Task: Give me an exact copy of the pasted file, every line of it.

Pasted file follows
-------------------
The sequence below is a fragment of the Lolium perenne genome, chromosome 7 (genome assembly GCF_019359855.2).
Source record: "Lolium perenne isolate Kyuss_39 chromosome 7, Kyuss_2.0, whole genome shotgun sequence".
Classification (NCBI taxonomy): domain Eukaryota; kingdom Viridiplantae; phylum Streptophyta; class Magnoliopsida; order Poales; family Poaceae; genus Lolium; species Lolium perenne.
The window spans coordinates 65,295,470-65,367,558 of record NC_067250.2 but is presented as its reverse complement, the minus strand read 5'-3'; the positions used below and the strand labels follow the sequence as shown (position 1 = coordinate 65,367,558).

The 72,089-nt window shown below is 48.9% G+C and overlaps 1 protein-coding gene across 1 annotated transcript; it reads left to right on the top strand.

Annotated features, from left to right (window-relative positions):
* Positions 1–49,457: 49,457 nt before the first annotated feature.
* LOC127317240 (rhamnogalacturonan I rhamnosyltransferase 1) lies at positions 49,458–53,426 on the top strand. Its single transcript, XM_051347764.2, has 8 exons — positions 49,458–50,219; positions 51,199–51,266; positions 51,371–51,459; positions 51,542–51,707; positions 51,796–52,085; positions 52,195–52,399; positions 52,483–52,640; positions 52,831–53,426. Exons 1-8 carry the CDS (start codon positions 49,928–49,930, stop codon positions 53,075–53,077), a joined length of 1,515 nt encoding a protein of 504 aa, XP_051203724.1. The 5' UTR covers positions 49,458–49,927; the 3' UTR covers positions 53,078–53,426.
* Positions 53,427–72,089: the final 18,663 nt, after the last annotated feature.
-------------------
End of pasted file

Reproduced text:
The sequence below is a fragment of the Lolium perenne genome, chromosome 7 (genome assembly GCF_019359855.2).
Source record: "Lolium perenne isolate Kyuss_39 chromosome 7, Kyuss_2.0, whole genome shotgun sequence".
Classification (NCBI taxonomy): domain Eukaryota; kingdom Viridiplantae; phylum Streptophyta; class Magnoliopsida; order Poales; family Poaceae; genus Lolium; species Lolium perenne.
The window spans coordinates 65,295,470-65,367,558 of record NC_067250.2 but is presented as its reverse complement, the minus strand read 5'-3'; the positions used below and the strand labels follow the sequence as shown (position 1 = coordinate 65,367,558).

The 72,089-nt window shown below is 48.9% G+C and overlaps 1 protein-coding gene across 1 annotated transcript; it reads left to right on the top strand.

Annotated features, from left to right (window-relative positions):
* Positions 1–49,457: 49,457 nt before the first annotated feature.
* LOC127317240 (rhamnogalacturonan I rhamnosyltransferase 1) lies at positions 49,458–53,426 on the top strand. Its single transcript, XM_051347764.2, has 8 exons — positions 49,458–50,219; positions 51,199–51,266; positions 51,371–51,459; positions 51,542–51,707; positions 51,796–52,085; positions 52,195–52,399; positions 52,483–52,640; positions 52,831–53,426. Exons 1-8 carry the CDS (start codon positions 49,928–49,930, stop codon positions 53,075–53,077), a joined length of 1,515 nt encoding a protein of 504 aa, XP_051203724.1. The 5' UTR covers positions 49,458–49,927; the 3' UTR covers positions 53,078–53,426.
* Positions 53,427–72,089: the final 18,663 nt, after the last annotated feature.